Was Baathist, Izzat al-Douri, behind the events in Mosul?

 It's surmised by many that what happened in Mosul was a "coup"  led by  Izzat Ibrahim al-Douri;  with other groups led by former Baath  officers, Al-Douri has been playing an active role in various Sunni  majority areas of Iraq .... that he was one of the senior commanders at  the helm for the successful take over of  Mosul via the rebel groups. 
If you aren't sure who Al-Douri is .. during Saddam Hussein's era he used to be  one of Saddam's most trusted military commanders.  He was one of the  very few Baathists who evaded capture.  Al-Douri was made the new leader of the banned Baath Party soon after Saddam's execution in  2006.

According to a story that began in 2003, Izzat Ibrahim Al-Douri who is  now aged 70 has been suffering from leukemia since 1999 or earlier and requires to  undergo blood transfusion every six months.  If this was true, Al-Douri  should have been dead long ago.  There is no way he could have survived  with such a serious health issue nor received regular blood  transfusions soon after Iraq fell in 2003 when he was a wanted man and  in hiding.  Also, a 70-year-old  suffering from leukemia for more  than 16 years would be in no condition to actively participate in a coup  as reported on Al-Douri.  

Al-Akhbar suggests Izzat Al-Douri has been silently working on a coup since long.   Over time he was able to establish a network of former Baath officers  who were kicked out of the military by Iraq's Shiia government.   Al-Douri used  ISIS as a facade to frighten and terrorize his  opponents.   But in reality it was probably the other way round.  Knowing  Al-Dour's longstanding popularity in Sunni circles, it might be ISIS that's using his name to  cajole the residents of Mosul.  This is one possibility.  The other one  is that the Naqshbandi militias are using Al-Douri's image to acquire  support of the people of Mosul.  Naqshbandi group is a Sufi resistance  movement and Izzat al-Douri is supposed to be one of it's many senior  associates.

However, a former member of the Baath Party residing in Mosul confirmed to Niqash media outlet that  Al-Douri has not been living nor seen in Mosul for years.  That tallies with some other contents of the story via Niqash on June 13.  It reported that a day  after the fall of Mosul, gunmen with automatic weapons went around  telling the people of the city to gather at "central square" where  Al-Douri would be giving a speech to celebrate the event.  Hundreds of  excited residents went to central square with their cameras and  mobile phones.  But the person who emerged to give the speech was not  Al-Douri.  He was some other old and bearded man, never seen nor heard  of before.  He never even mentioned the name of Al-Douri.  The crowd was very disappointed.  Later it was again  announced on Facebook and Twitter that Al-Douri would be giving a  televised speech.  That turned out to be an old speech which Al-Douri  had given on Al-Arabiya more than a year ago.  The tricks are obvious.   Either the Naqshbandis or ISIS (most likely the Naqshbandis) are using  Al-Douri to keep the residents of Mosul calm and happy in their day dreams.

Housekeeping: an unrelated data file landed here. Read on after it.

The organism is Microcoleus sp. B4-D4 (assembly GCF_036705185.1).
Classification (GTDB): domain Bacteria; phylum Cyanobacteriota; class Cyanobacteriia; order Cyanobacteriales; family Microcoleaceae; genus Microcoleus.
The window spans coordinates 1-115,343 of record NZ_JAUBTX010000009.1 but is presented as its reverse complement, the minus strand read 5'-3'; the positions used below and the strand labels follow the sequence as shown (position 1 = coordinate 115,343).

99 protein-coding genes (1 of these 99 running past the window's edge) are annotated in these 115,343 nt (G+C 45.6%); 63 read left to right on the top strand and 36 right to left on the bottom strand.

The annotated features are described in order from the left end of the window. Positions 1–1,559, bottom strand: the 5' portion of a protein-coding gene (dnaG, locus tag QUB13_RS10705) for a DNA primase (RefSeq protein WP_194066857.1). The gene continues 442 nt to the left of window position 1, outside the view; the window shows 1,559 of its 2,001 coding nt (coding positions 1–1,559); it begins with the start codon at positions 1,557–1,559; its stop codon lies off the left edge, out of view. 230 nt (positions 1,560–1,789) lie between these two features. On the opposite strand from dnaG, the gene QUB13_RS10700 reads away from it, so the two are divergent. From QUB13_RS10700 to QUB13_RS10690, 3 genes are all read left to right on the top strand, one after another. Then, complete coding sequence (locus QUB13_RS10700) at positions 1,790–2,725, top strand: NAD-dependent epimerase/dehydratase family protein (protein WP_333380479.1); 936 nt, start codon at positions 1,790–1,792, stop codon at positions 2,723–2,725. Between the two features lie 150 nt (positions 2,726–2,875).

By the way, ISIS and the Naqshbandi army are not on the best of terms.  The former has  often furiously objected to the posters of Saddam Hussein put up by the latter.

ISIS is likely using the Naqshbandi Army and their links to the Baath  party for its own benefit.  But while the Naqshbandi movement can  cooperate with the Baathists, neither of the two would be able to manage an alliance with ISIS which is too demanding, selfish and  unprincipled to respect a partnership or a coalition for longer than a  few weeks. 

Smaller groups like Ansar al-Sunna and Mujahideen Army are  also purportedly appearing in Mosul.  Niqash writes that the people of  Nineveh province have been seen welcoming the different factions of militants.  Undoubtedly, there is a huge sectarian element in this entire scenario.  Nouri  al-Malki's fiercely sectarian policies, blatant discrimination against  Iraqi Sunnis along with his government's daily injustices and mind  boggling corruption pushed the Sunni population of Nineveh province over the edge and consequently they chose the Sunni militants over Al-Malki as the better of the two  evils.